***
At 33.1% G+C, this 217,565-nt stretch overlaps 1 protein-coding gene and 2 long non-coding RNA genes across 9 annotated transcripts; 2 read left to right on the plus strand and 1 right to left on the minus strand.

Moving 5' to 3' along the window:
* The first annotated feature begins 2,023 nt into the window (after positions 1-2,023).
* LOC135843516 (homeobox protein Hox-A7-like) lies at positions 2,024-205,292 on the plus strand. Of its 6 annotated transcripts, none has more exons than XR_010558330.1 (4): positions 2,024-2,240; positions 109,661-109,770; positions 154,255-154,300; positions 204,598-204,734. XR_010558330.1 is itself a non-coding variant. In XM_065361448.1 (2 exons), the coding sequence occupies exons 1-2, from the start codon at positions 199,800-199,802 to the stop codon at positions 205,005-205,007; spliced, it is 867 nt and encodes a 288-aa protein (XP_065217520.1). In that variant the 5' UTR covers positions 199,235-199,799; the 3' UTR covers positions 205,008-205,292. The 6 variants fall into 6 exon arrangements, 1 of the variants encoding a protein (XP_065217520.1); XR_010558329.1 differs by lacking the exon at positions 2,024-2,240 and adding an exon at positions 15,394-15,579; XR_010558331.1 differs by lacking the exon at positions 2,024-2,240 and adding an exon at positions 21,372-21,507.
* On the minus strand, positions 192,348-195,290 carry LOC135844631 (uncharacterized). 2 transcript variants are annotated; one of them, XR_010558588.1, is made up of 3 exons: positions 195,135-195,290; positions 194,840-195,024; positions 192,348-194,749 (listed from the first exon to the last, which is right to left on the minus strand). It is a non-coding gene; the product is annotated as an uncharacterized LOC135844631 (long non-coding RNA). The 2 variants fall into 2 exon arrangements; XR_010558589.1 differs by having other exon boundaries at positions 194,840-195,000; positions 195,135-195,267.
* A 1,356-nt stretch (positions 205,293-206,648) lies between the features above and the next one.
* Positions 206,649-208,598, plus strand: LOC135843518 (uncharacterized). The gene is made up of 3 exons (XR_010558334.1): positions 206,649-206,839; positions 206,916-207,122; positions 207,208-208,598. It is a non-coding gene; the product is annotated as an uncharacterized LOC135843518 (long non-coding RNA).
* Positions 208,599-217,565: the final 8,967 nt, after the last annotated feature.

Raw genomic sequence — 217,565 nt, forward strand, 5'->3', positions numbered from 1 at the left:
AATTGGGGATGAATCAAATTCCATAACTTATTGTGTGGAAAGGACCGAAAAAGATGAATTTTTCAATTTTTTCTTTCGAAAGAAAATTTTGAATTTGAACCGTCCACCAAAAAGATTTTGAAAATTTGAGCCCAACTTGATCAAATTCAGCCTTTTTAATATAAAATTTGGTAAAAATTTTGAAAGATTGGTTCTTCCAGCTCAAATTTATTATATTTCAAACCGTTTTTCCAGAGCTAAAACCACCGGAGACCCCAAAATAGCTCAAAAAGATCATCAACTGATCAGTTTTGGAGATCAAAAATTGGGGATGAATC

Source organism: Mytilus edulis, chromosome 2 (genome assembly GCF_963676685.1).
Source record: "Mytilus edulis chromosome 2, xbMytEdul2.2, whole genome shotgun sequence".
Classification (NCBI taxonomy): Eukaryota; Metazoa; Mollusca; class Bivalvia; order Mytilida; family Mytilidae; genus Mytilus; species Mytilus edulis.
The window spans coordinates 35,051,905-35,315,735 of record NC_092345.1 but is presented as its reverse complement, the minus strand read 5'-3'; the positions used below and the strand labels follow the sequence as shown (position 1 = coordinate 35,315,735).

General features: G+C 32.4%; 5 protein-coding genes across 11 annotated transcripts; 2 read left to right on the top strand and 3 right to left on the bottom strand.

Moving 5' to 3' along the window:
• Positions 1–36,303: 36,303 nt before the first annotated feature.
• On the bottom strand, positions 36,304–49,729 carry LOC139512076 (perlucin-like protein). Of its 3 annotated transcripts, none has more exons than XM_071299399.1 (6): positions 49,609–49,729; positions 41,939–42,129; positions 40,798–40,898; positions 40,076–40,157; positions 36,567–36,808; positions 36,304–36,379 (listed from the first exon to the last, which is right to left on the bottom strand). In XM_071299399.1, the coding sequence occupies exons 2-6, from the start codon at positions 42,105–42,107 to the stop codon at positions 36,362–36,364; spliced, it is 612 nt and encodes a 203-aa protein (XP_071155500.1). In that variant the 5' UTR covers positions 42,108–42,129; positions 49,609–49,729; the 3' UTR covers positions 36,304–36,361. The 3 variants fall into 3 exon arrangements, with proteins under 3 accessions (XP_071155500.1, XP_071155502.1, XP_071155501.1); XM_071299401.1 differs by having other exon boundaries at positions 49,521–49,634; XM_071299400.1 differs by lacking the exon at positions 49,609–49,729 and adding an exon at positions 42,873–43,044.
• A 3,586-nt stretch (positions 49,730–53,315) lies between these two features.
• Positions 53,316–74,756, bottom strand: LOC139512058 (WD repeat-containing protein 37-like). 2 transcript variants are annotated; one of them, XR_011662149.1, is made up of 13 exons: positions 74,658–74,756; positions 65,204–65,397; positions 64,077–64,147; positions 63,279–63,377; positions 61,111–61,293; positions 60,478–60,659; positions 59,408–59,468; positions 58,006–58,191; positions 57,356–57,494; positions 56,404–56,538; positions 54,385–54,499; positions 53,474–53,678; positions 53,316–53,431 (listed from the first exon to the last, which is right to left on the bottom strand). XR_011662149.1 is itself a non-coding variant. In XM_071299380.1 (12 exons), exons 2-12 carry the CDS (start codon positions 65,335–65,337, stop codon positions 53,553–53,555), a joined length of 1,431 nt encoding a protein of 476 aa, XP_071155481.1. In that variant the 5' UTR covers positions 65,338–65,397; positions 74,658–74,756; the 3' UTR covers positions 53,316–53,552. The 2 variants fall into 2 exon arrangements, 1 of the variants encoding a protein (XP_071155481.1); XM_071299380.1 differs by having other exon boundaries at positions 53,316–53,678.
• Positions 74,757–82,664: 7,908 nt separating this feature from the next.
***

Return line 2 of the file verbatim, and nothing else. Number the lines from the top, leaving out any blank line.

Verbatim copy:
Moving 5' to 3' along the window: